Demise of Books?
Yesterday I shopped at a large mall, one with about 100 stores. I had a number of things to find and purchase, including a few novels for my entertainment. To my shock and surprise I was unable to find a bookstore, for the last one in that mall had apparently closed some months earlier. No problem, I decided, for I would simply visit the mall pharmacy, go to the magazine and book section and find something suitable. Imagine my surprise when the clerk informed me that they no longer sold books. All of a sudden I found myself in a state of disbelief. How is it possible that something as ubiquitous as a paperback novel couldn’t be found in a large shopping mall?
Note that I was not searching for useful information, merely entertainment. I thought about the subject for a few moments, realizing that a few local stores not in the mall, like Borders®, had closed their doors within the past few years. Then I wondered if our population has abandoned books in favor of other modes of entertainment and/or learning. Sure, all of us have heard about books on tape, the ones that play and recite a story while you drive, or, whatever. How lazy … and what a great way to become inattentive while driving!
To be fair, I did find an excellent selection of books, but in a curious place. By chance I stopped at a very upscale food market, and I was pleased to find a variety of books for both entertainment and learning. Now I have to go out and research what kinds of stores still sell books besides the book store chains. For example, I wonder if stores like Walmart®, who cater primarily to the poor/poorly educated, sell many books. Perhaps I can add Kmart® to that list. Hmmm …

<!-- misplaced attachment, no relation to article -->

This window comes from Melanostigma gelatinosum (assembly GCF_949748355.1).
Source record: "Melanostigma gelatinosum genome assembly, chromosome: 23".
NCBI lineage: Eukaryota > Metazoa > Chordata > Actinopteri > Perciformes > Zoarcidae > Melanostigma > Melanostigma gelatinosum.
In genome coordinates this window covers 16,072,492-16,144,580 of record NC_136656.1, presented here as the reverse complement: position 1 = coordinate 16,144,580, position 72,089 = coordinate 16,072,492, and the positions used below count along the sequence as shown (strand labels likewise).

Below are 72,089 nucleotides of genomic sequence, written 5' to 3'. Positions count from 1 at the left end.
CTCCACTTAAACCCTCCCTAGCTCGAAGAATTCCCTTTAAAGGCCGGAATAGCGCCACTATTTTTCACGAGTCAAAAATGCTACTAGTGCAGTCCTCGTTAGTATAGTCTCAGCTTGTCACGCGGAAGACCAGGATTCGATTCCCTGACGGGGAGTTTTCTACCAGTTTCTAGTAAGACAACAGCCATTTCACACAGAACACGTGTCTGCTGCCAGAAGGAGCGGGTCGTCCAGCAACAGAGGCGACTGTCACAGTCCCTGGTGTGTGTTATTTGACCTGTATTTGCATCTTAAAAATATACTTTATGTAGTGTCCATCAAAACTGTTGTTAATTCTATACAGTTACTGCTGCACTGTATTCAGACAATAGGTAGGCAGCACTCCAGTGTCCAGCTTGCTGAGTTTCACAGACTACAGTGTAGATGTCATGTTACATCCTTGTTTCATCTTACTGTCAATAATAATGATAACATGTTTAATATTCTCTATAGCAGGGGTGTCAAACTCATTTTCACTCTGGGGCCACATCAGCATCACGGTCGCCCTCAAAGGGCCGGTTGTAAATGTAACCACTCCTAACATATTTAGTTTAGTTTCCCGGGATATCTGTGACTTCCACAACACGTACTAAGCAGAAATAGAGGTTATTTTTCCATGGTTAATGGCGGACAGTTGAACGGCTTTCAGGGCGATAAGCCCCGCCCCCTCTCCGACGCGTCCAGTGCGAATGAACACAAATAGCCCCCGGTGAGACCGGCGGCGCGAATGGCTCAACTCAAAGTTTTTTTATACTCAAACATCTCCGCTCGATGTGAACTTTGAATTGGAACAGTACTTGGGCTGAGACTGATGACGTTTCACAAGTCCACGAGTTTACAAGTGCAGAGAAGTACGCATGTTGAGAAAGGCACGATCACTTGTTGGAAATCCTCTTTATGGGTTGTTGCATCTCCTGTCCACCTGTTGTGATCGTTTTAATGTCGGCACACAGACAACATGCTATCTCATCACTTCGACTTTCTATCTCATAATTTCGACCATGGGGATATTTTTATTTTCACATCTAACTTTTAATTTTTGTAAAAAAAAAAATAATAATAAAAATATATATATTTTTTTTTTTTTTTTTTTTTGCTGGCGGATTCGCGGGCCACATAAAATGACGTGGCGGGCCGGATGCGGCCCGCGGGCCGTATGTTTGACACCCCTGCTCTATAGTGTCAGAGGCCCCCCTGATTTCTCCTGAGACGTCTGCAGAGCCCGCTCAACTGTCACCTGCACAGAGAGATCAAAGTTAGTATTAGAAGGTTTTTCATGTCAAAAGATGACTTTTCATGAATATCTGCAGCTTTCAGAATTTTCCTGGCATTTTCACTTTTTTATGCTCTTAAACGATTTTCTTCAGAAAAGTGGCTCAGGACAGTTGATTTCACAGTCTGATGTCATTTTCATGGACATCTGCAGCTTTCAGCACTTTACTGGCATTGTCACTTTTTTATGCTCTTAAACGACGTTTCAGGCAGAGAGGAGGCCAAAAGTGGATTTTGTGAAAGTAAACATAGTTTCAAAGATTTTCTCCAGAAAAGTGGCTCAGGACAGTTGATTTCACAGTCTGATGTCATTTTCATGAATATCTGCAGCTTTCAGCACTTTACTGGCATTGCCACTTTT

I also thought about the clientele at the chain bookstores that have coffee bars and pastries. I don’t suppose you wonder about the difference between those people, who read, converse and eat/drink at the stores, vs. the uneducated or poorly educated folks who do little or no reading and thus do not patronize those businesses. My guess is that the bookstore chains cater to and receive income from only about 20% of the general population in the USA.
Internet classes, anyone? Maybe we still have to read the same material but via our notebook or desktop personal computers. Then I started thinking about a very fundamental difference between books and video or audio media. My first question is this: Is learning via online media easier or more difficult than learning from a printed book? Second question: Is retention, recall or relearning easier or more difficult when learning from the Internet as opposed to learning from a printed book?
As usual, I have an opinion. Book learning is vastly superior because books are a far more efficient reference once they have been read. That is, the reader develops a kind of mental kinesthetic sense about where to find information and can quickly review pertinent stuff without wading through useless pages. I compare this to data processing, in which direct access was always superior to sequential access.